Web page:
December 1-6, 2004
Pichet and Noi came over for dinner.
Sorry, you last saw them on these pages a little more than two years ago. They came with us to Elephant Polo in Hua Hin ... along with Alex and Nuch.
But, the first time you met them was more than four years ago when we took the overnight train to Surin for the elephant round-up.
Pichet is Watcharee's cousin and Noi is his wife.
All of the members of the ICCA (International Correspondence of Corkscrew Addicts) received this sad news today:
Dear Fellow Addicts:
I write this message with heavy heart and much sadness. Our beloved addict, Just-Right Brother Timothy had passed away this morning at 6:00 am at the Provincialate in Napa Valley. He was 94 years old today (I believe this was his birthday). He has had many health problems in the past few years and a recent 23 day stay at the local hospital had not done him much good. I spoke with him only a few days ago and he was his usual gentle self, but sounded very tired.
He was first in many ways:
and many, many other firsts!!
I am flying to San Francisco on Friday evening to be at his funeral on Saturday. If any of you want to come, you are welcome and the particulars follow:
The service will be on Saturday at 10:00 am at the:
St. Appolinaris Church
3700 Lessen Street
The service will be followed by interment at Mont Lasalle in the cemetery that Brother Tim so lovingly cared for during the past many years. Interment is to be followed by lunch.
I will miss him very much for he was the kindest, gentlest and most selfless man I have ever known. He will be missed by many but we can be sure that he is right beside his Lord and is looking down at us corkscrew addicts and watching and praying for us.
God be with him always!
PS from Alf:
I have known Brother Tim since 1977 ... when I first joined the ICCA. As Joe said, he was "the kindest, gentlest and most selfless man I have ever known." Every time he received a Best-Six from a member he would respond with a very personal note. He was a saint. I shall miss him very much.
Brother Timothy, wine industry icon dies
By L. PIERCE CARSON
Brother Timothy, a beloved man of the cloth recognized for his pioneering efforts in the California wine industry, died at the Christian Brothers Mont La Salle novitiate Tuesday. He was 94.
With more than half a century devoted to the making of Christian Brothers wines, Brother Timothy retired in 1989 when the Brothers of the Christian Schools sold their wine and brandy-making operation to the Heublein Fine Wine Group.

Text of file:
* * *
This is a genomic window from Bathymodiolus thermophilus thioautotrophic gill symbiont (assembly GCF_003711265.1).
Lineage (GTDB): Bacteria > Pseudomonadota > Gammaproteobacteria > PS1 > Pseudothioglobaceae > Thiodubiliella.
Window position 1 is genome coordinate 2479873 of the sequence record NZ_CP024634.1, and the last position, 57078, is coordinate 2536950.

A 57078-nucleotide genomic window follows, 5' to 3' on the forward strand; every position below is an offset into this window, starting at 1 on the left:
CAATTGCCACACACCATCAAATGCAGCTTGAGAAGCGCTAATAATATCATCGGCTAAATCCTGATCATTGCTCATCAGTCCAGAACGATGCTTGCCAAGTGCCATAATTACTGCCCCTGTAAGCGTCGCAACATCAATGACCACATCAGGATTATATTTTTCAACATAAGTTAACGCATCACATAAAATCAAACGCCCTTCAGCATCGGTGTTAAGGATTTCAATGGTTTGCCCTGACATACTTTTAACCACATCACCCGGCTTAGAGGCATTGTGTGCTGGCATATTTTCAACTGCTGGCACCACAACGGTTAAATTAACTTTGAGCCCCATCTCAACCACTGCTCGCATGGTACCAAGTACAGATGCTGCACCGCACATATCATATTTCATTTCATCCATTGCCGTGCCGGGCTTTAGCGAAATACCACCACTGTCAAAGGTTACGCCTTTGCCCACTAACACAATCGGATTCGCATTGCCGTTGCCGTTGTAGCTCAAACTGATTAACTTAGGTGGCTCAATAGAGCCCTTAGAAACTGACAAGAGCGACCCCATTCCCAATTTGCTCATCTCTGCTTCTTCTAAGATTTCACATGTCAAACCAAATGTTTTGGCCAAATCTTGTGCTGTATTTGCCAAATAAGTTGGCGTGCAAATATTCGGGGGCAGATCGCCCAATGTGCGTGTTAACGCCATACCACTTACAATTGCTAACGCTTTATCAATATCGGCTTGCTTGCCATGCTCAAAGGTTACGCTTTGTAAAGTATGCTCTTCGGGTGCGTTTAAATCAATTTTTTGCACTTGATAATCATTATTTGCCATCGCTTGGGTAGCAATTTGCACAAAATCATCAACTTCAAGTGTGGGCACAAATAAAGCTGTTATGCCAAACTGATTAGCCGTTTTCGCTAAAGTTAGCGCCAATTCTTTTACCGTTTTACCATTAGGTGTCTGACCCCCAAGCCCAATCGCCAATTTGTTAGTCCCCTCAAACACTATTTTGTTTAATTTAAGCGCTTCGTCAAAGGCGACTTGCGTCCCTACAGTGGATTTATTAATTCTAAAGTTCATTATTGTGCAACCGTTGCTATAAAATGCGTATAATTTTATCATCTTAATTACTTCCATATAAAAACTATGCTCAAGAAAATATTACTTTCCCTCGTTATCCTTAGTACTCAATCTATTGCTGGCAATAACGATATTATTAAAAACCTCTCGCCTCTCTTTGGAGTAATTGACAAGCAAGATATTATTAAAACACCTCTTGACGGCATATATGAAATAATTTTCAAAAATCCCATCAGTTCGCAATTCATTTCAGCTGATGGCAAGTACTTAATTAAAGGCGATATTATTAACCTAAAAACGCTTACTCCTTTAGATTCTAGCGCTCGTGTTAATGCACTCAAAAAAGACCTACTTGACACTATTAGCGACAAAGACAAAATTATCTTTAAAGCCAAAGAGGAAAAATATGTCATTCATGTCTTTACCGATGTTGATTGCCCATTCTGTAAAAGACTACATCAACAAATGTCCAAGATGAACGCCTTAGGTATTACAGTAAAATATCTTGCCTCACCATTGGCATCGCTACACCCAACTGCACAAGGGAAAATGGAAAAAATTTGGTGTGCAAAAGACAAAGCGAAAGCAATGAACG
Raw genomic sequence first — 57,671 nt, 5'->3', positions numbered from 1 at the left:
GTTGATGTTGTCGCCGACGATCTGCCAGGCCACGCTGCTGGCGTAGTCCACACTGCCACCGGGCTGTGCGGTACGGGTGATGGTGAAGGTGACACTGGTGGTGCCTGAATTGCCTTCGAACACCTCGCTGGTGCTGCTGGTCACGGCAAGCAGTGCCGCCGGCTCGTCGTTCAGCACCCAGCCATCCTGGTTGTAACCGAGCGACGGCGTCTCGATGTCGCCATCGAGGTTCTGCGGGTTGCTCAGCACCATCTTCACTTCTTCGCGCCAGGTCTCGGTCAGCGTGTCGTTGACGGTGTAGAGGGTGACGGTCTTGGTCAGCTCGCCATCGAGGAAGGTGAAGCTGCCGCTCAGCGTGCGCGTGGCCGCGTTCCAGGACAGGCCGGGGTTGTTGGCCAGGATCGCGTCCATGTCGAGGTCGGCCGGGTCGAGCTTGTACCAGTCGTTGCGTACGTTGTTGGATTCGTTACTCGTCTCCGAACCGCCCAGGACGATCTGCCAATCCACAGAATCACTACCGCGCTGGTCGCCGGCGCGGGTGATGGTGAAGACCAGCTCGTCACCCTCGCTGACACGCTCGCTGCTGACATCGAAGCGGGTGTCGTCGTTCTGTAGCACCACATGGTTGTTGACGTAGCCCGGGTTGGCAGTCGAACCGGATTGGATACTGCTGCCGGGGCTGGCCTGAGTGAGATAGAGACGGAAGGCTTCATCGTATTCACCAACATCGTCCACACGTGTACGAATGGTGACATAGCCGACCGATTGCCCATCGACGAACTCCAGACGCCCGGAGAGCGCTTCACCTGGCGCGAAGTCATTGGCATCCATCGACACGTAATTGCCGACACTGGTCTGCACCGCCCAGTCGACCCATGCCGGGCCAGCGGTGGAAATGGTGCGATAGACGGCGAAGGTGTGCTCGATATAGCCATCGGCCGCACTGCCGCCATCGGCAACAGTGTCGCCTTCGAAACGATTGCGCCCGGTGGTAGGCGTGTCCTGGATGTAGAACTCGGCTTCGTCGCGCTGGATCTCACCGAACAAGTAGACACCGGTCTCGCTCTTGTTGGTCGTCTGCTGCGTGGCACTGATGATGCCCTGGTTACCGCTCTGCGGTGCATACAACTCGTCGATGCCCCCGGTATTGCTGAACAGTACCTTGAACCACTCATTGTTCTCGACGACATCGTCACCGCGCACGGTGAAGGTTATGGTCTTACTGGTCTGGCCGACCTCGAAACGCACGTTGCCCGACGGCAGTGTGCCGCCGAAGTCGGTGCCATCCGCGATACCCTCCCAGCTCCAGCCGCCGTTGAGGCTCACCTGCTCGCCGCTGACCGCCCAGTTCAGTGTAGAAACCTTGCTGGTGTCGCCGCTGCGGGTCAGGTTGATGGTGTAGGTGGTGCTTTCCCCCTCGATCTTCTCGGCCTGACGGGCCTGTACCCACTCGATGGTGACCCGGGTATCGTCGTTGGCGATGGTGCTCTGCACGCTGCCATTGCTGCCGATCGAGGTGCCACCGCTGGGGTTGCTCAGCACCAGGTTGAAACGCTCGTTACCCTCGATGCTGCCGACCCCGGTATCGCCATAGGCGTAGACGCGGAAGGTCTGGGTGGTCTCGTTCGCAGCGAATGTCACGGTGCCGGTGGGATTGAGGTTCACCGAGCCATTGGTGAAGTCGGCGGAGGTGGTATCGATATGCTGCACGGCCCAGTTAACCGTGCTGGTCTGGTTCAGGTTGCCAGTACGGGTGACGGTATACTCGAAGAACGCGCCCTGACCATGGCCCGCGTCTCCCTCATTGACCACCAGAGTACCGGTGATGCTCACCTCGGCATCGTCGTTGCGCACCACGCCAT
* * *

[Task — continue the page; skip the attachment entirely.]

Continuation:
He didn't set out to make wine, let alone become the very image of Napa Valley winemaking for millions of Americans. Yet that's what happened, with Brother Timothy accepting his lead role in American winemaking as one part of God's plan for the religious order here in the United States.
A Mass of Christian Burial is scheduled at 10 a.m. Saturday at St. Apollinaris Catholic Church in Napa.
Born Anthony George Diener in Elizabeth, N.J., in 1910, the familiar wine industry figure with the heartwarming grin began his career as a Brother teaching high school chemistry at a couple of East Bay schools.
At 24, he was asked by the order's hierarchy if he would take the post of wine chemist at Mont La Salle Vineyards.
"I guess it was because I was big and strong and young and all that," Brother Timothy declared with a twinkle of reminiscence in his eyes during an interview with the Register not long after his retirement.
With the approval of his family, he began his new job on July 1, 1935.
In the mid-1930s, production at Mont La Salle Vineyards was no more than 10,000 gallons per year. Inglenook, Beringer, Beaulieu and Krug were the familiar names in the wine business at the time.
With the help of a German immigrant named Alfred Fromm, sales of Christian Brothers wines grew throughout the United States.
Asked shortly after his decision to retire if he grew along with the business, Brother Timothy candidly replied:
"Maybe I didn't grow fast enough or become wise enough. Maybe that's why we're not in the (wine) business anymore.
"Our basic business is education. The wine business was a strange thing for us."
As the brothers take a vow of poverty, all revenues from wine sales, after paying operational costs, went to West Coast educational facilities -- a dozen elementary and secondary schools, including Justin-Siena High School, plus St. Mary's College -- and paid for the operation of a Christian Brothers retreat house and summer camps.